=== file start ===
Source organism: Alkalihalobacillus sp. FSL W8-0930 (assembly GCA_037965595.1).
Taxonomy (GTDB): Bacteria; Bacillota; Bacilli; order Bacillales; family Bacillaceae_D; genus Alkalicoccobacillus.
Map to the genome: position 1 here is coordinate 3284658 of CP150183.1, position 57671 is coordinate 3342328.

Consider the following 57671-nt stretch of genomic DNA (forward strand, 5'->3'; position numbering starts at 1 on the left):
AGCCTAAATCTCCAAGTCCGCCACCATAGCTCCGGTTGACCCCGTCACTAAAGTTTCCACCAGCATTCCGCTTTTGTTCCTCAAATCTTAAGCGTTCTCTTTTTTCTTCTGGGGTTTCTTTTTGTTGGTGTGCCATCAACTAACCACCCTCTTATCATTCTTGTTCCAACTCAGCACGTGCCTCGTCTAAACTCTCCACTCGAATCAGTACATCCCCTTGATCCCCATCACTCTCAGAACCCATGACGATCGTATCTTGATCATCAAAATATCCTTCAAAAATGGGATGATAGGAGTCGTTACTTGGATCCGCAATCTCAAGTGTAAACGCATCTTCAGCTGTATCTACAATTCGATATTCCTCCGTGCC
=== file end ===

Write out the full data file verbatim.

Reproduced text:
Source organism: Alkalihalobacillus sp. FSL W8-0930 (assembly GCA_037965595.1).
Taxonomy (GTDB): Bacteria; Bacillota; Bacilli; order Bacillales; family Bacillaceae_D; genus Alkalicoccobacillus.
Map to the genome: position 1 here is coordinate 3284658 of CP150183.1, position 57671 is coordinate 3342328.

Consider the following 57671-nt stretch of genomic DNA (forward strand, 5'->3'; position numbering starts at 1 on the left):
AGCCTAAATCTCCAAGTCCGCCACCATAGCTCCGGTTGACCCCGTCACTAAAGTTTCCACCAGCATTCCGCTTTTGTTCCTCAAATCTTAAGCGTTCTCTTTTTTCTTCTGGGGTTTCTTTTTGTTGGTGTGCCATCAACTAACCACCCTCTTATCATTCTTGTTCCAACTCAGCACGTGCCTCGTCTAAACTCTCCACTCGAATCAGTACATCCCCTTGATCCCCATCACTCTCAGAACCCATGACGATCGTATCTTGATCATCAAAATATCCTTCAAAAATGGGATGATAGGAGTCGTTACTTGGATCCGCAATCTCAAGTGTAAACGCATCTTCAGCTGTATCTACAATTCGATATTCCTCCGTGCC